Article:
POWER FROM THE TIDES
The Coal Commission has been taking evidence on the possible development of Water Power. THE idea of employing the ebb and flow of the tides to generate power is very old ; much older in fact, than the idea of using the expansion of steam. If the production of useful power from the tides had been easy, it would have been accomplished long ago before the days of Watts and Stevenson. Useful power is power avail- able at the time and place where it is wanted and in the quantity required. Tidal power can be generated only on certain estuaries, where there is no local demand for it. This difficulty has been overcome, quite recently, by .the improvements made in the electrical transmission of power. It is now possible to transmit power, in the form of a high tension electric current, for a distance of over a hundred miles, and the loss of power in the transmission lines should not exceed ten per cent.
- Unfortunately tidal power cannot be generated at the hours When it is wanted, but only when the tide is suitable. The simplest arrangement, and the one which produces the most *pc). i-er, is known as the " halt tide " system._ A dam is built across the estuary, and in this dam are placed water turbines, and large sluices. When the tide rises, the sluices are opened, and the water passes through them, and so up the estuary. - .
At, high tidethe sluices are shut, and the water is held up above the 'dam until half tide of the ensuing ebb. When this moment arrives, the impounded water is admitted to the turbines, and they work till the time of low water. Power is, therefore, produced for only some three hours for each rise and fall of the tide—that is for. six hours out of the twenty-four. Intermittent power of this kind is quite useless for all ordinary purposes. The only way to make.it generally useful is to store it, so that it may be available, as required, at any hour of the day or night. It might, perhaps, be thought that the power could be stored in. ordinary storage batteries, but this is not feasible ; the most gigantic- storage battery could not deal with the output of even a small tidal station. : The only feasible method is to use the tidal turbines to: pump water up to a high level reservoir, from which it can be drawn away, 'as required, to drive auxiliary turbines. The latter are coupled to dynarhos, and so produce electrical power, when -there -is a demand for it. The provision of a high-level reservoir with its water mains and auxiliary turbines is a very expensive undertaking ; usually far more expensive than the main dam and machinery.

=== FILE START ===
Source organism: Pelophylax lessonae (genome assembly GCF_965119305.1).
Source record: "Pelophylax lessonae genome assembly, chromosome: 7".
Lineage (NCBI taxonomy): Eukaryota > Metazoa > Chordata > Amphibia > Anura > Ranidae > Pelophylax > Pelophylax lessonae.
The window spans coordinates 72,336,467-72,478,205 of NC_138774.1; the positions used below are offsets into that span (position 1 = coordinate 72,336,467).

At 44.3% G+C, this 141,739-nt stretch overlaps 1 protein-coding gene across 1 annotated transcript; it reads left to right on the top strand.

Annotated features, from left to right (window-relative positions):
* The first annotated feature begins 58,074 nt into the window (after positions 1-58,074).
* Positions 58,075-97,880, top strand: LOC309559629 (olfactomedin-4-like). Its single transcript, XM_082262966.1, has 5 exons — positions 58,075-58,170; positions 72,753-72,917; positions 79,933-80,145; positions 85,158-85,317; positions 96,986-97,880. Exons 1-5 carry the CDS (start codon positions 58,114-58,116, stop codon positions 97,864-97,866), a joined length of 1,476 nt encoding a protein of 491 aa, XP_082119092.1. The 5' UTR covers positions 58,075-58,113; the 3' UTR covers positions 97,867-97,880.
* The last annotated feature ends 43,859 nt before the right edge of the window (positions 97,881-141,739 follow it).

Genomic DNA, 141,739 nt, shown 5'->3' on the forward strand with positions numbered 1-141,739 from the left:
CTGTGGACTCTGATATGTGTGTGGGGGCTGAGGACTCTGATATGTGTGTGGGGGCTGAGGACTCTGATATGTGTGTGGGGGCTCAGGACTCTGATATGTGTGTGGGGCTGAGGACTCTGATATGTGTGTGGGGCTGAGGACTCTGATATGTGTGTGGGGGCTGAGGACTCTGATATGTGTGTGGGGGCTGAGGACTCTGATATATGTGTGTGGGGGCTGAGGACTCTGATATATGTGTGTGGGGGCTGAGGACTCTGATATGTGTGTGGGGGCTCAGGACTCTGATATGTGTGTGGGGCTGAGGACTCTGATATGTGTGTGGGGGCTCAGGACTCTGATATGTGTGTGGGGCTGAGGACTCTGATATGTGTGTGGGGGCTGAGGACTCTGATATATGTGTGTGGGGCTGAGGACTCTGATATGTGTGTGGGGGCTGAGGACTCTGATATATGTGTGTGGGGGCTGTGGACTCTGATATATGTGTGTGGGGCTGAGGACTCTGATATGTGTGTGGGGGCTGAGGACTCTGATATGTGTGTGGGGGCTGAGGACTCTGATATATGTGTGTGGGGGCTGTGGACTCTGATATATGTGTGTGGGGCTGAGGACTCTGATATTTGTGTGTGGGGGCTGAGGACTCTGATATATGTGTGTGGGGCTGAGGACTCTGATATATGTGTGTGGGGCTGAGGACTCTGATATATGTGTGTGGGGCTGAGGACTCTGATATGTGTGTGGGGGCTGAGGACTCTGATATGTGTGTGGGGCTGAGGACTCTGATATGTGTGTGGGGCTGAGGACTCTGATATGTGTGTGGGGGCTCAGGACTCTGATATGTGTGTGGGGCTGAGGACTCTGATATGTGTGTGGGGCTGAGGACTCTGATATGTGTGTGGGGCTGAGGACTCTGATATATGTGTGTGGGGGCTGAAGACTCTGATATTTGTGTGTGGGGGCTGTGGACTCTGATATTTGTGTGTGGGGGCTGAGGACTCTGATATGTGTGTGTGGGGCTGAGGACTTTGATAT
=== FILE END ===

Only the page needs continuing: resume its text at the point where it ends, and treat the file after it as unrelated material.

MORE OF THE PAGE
.The compensation of vested interests is another large item in the capital cost of any installation. The most important vested interests, are those connected with shipping, fisheries, and drainage, but it may be expected that every person who thinks he may perhaps get com- pensation will put in a claim for it, and oppose the scheme till his claim is satisfied. It is the opposition from vested interests, as much as the engineering difficulties—though these are formidable—that at present discourages the promotion of tidal power projects. _ Because no modern tidal power station has yet been built,- our engineers have no actual experience on which to base their plans and estimates ; naturally, therefore, they must be very cautious in their recommendations. The subject is still in the experimental stage, and it seems unlikely that any private firm, or individual, will care to risk the large amount of capital required for. the con- struction of a tidal power station of even moderate size. It may be inevitable, therefore, that the first tidal power station must be initiated by the Government. .
An expert committee has, in fact, been appointed by the Government to examine various proposals for generating tidal power on . the Severn. This project, though it offers very large possibilities, is perhaps unsuited for a first experiment on account of its size, and the large capital expenditure involved—£28,000,000 has been suggested as a rough estimate. If the Severn project is found to be impracticable or uneconomic, there is danger that the whole subject may be dropped, and no further proposals considered. This would be deplorable, for there are many smaller schemes that are worthy of investigation. Mr. Norman Davey, in his book Studies in Tidal Power, has indicated over sixty sites in .Great Britain and Ireland where tidal power may be generated, and _ has . made an estimate of the gross horse power available at each. These estimates range from 390,000 horse-power for the Severn estuary, to 1,400 horse-power for Foryd Bay. Mr. Davey admits that he is an optimist, but in his book he has not ignored the difficulties.
_ No project is worth' undertaking unless an economic use can be found for the power. An electrochemical: factory established on the tidal estuary would probably' Make the best use of the power ; 'and,- if such a factory could use the power as generated, intermittently by thd main turbines, the .cost of the power would be cheap as no storage or transmission costs would be involved: If a continuous supply of power were essential, the cost; owing to the necessity for storage, might he doubled- or trebled ; yet, even so, it would often be cheaper than power generated by steam. The least economical use for tidal power would be for traction, lighting, and general industrial purposes, as this involves not only storage, but. alio transmission over a wide area. But for these purposes tidal power might compete favourably with steam. -